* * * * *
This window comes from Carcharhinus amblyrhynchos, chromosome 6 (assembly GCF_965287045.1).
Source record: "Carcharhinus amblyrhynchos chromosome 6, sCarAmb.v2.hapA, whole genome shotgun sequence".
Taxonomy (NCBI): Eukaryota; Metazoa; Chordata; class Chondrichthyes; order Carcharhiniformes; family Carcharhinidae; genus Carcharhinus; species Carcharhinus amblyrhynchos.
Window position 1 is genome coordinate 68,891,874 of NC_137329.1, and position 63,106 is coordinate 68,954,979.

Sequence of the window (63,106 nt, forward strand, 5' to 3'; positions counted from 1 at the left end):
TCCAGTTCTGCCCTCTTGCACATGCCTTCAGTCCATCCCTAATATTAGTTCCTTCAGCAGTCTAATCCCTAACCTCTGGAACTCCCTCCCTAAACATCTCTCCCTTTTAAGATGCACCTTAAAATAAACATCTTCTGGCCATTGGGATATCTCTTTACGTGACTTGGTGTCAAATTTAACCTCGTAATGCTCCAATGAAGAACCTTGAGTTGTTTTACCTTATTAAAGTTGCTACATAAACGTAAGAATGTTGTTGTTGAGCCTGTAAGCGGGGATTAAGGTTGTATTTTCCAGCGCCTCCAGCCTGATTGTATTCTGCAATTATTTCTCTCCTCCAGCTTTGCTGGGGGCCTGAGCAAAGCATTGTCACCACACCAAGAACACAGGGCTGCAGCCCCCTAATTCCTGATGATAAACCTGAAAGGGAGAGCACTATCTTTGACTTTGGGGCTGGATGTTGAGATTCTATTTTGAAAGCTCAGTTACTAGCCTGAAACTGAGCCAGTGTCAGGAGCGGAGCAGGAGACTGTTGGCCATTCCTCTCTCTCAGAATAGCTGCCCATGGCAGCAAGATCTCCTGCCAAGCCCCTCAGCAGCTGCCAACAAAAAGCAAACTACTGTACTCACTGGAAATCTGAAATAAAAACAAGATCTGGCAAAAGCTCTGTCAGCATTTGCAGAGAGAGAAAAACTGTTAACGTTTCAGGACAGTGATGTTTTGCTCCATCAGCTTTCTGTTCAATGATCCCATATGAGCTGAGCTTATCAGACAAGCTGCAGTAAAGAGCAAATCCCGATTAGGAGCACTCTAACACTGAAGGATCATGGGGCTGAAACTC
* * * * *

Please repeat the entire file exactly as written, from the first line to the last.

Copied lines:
This window comes from Carcharhinus amblyrhynchos, chromosome 6 (assembly GCF_965287045.1).
Source record: "Carcharhinus amblyrhynchos chromosome 6, sCarAmb.v2.hapA, whole genome shotgun sequence".
Taxonomy (NCBI): Eukaryota; Metazoa; Chordata; class Chondrichthyes; order Carcharhiniformes; family Carcharhinidae; genus Carcharhinus; species Carcharhinus amblyrhynchos.
Window position 1 is genome coordinate 68,891,874 of NC_137329.1, and position 63,106 is coordinate 68,954,979.

Sequence of the window (63,106 nt, forward strand, 5' to 3'; positions counted from 1 at the left end):
TCCAGTTCTGCCCTCTTGCACATGCCTTCAGTCCATCCCTAATATTAGTTCCTTCAGCAGTCTAATCCCTAACCTCTGGAACTCCCTCCCTAAACATCTCTCCCTTTTAAGATGCACCTTAAAATAAACATCTTCTGGCCATTGGGATATCTCTTTACGTGACTTGGTGTCAAATTTAACCTCGTAATGCTCCAATGAAGAACCTTGAGTTGTTTTACCTTATTAAAGTTGCTACATAAACGTAAGAATGTTGTTGTTGAGCCTGTAAGCGGGGATTAAGGTTGTATTTTCCAGCGCCTCCAGCCTGATTGTATTCTGCAATTATTTCTCTCCTCCAGCTTTGCTGGGGGCCTGAGCAAAGCATTGTCACCACACCAAGAACACAGGGCTGCAGCCCCCTAATTCCTGATGATAAACCTGAAAGGGAGAGCACTATCTTTGACTTTGGGGCTGGATGTTGAGATTCTATTTTGAAAGCTCAGTTACTAGCCTGAAACTGAGCCAGTGTCAGGAGCGGAGCAGGAGACTGTTGGCCATTCCTCTCTCTCAGAATAGCTGCCCATGGCAGCAAGATCTCCTGCCAAGCCCCTCAGCAGCTGCCAACAAAAAGCAAACTACTGTACTCACTGGAAATCTGAAATAAAAACAAGATCTGGCAAAAGCTCTGTCAGCATTTGCAGAGAGAGAAAAACTGTTAACGTTTCAGGACAGTGATGTTTTGCTCCATCAGCTTTCTGTTCAATGATCCCATATGAGCTGAGCTTATCAGACAAGCTGCAGTAAAGAGCAAATCCCGATTAGGAGCACTCTAACACTGAAGGATCATGGGGCTGAAACTC